Coronavirus has been declared pandemic: What it means, what took so long and why it should worry you?
Despite declaring the coronavirus a pandemic, the WHO is still urging countries to “detect, test, treat, isolate, trace and mobilise their people”.
The World Health Organization (WHO) described the coronavirus outbreak as a pandemic for the first time on Wednesday as the infections from COVID-19 rose to 118,000, with nearly 4,300 deaths worldwide. The killer virus has now spiralled to over 120 countries. But the agency has, however, stressed that using the word “pandemic” does not signal a change in its advice. It is still urging countries to “detect, test, treat, isolate, trace and mobilise their people”.
"WHO has been assessing this outbreak around the clock and we are deeply concerned both by the alarming levels of spread and severity, and by the alarming levels of inaction," said WHO Director General Tedros Adhanom Ghebreyesus in Geneva on Wednesday.
"We have therefore made the assessment that Covid-19 can be characterized as a pandemic. Pandemic is not a word to use lightly or carelessly," he said. But what exactly pandemic means, why is it alarming and what are the implications?
Today’s declaration of a #COVID19 pandemic is a call to action – for everyone, everywhere.— António Guterres (@antonioguterres) March 11, 2020
It’s also a call for responsibility & solidarity – as nations united and as people united.
As we fight the virus, we cannot let fear go viral.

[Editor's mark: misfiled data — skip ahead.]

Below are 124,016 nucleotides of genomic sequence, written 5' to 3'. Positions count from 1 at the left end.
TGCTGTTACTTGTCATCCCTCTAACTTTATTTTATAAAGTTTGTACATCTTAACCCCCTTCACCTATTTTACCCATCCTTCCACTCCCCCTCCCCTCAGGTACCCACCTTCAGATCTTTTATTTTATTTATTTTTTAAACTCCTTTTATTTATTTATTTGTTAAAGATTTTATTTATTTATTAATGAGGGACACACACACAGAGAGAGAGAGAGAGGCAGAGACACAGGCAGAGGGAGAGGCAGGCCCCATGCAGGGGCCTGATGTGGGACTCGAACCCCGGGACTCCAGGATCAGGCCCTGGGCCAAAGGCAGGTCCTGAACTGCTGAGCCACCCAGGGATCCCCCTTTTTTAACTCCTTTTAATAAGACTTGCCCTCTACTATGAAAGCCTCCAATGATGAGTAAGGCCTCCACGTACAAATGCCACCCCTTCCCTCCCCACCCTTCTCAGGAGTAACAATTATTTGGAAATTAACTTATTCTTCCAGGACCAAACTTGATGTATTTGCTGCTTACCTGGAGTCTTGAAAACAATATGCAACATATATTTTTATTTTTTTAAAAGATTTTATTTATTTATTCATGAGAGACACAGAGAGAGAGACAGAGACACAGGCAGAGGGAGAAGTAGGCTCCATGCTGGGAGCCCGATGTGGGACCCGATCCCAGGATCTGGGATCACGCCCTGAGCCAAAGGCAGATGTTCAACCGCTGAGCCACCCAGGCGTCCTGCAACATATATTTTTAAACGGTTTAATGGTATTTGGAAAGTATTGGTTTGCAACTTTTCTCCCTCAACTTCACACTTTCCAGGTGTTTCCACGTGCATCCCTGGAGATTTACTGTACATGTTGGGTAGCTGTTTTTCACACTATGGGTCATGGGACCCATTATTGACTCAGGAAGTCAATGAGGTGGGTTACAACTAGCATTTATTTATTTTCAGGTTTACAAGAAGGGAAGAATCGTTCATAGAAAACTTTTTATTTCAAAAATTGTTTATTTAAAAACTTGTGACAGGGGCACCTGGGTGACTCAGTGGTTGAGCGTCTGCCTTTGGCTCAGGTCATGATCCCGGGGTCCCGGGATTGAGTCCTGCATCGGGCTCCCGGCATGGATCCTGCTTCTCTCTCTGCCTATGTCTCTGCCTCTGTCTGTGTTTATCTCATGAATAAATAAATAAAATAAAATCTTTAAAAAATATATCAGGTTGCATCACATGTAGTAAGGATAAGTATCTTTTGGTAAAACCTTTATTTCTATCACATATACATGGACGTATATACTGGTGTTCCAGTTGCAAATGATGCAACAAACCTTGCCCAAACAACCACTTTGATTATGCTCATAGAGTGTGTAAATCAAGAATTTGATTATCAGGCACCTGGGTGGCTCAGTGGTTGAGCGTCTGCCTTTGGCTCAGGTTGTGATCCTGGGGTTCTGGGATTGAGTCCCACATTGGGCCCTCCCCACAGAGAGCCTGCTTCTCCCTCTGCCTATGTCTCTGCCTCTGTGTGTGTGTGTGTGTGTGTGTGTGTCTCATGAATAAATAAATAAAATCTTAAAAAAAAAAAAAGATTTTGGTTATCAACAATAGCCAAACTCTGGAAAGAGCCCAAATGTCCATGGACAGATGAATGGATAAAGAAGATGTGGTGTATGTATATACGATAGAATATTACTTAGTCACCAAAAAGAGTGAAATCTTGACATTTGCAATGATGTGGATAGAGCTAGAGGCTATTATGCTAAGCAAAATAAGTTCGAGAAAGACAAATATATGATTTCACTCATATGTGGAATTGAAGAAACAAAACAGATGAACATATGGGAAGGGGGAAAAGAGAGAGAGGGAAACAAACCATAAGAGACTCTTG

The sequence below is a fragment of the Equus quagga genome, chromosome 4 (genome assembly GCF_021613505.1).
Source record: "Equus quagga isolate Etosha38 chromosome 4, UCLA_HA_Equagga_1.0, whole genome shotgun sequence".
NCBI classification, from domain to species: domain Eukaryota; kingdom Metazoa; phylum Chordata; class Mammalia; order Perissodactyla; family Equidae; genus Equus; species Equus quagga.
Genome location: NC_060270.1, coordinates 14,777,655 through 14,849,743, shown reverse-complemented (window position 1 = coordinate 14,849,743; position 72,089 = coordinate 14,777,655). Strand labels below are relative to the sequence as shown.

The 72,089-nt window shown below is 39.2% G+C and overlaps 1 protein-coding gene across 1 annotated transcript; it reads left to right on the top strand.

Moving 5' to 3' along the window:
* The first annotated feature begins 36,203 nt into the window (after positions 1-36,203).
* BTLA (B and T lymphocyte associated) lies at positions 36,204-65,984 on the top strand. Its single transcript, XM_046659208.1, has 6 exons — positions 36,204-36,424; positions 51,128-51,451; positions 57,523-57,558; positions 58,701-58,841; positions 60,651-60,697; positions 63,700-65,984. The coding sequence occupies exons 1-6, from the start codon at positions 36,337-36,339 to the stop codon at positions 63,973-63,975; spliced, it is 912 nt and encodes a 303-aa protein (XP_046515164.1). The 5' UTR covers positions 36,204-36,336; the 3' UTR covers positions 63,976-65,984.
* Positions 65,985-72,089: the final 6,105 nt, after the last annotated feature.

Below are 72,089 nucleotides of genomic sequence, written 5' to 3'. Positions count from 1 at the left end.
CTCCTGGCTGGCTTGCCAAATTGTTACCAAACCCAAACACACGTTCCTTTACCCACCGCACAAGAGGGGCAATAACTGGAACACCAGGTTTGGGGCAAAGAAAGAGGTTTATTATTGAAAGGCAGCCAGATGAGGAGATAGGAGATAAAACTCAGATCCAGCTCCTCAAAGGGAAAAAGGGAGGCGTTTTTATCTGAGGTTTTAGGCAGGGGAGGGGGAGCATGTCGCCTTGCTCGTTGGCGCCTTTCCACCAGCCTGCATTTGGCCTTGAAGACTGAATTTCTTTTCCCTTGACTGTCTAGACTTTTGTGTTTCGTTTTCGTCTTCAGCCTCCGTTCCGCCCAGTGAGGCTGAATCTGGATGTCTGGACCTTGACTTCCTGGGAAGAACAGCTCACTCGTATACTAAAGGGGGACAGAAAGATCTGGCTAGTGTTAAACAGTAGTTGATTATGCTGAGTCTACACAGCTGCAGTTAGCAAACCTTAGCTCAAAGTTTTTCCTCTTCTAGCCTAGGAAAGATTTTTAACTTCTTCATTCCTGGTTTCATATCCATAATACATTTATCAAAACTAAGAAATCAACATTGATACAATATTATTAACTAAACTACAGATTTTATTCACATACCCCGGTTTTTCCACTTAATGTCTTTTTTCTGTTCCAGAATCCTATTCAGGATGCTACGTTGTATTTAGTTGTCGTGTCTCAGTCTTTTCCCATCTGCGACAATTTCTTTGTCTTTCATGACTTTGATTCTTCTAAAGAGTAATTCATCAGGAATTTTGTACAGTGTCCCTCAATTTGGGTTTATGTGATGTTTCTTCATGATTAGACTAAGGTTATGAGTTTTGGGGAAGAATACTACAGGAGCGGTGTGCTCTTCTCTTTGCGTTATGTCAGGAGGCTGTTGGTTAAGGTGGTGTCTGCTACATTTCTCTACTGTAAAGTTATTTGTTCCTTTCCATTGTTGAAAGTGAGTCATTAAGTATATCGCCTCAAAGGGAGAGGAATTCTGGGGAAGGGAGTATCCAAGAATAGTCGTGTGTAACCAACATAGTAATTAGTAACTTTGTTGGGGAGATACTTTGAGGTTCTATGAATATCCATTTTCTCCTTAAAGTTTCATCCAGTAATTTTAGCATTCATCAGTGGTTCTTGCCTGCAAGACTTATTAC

Let’s overcome this common threat together. pic.twitter.com/upAda4Lvzy
This is the first pandemic caused by a #coronavirus.— Tedros Adhanom Ghebreyesus (@DrTedros) March 11, 2020
We cannot say this loudly enough, or clearly enough, or often enough: all countries can still change the course of this pandemic. This is the first pandemic that can be controlled.https://t.co/dIoa4jYAUN
There’s been so much attention on one word.— Tedros Adhanom Ghebreyesus (@DrTedros) March 11, 2020
But these words matter much more:
We’re in this together, to do the right things with calm & protect the citizens of the world. It’s doable. #COVID19 #coronavirus pic.twitter.com/Stikdo2vkw
What is a pandemic?
According to the WHO, a pandemic is declared when a new disease for which people do not have immunity spreads around the world beyond expectations. According to Anthony Fauci, director of the National Institute of Allergy and Infectious Diseases in US, several people think that the word "pandemic" is closely connected to the 1918 flu pandemic that killed tens of millions of people. But by definition, a pandemic doesn't need that scale of destruction. In reality, it's a loosely defined term.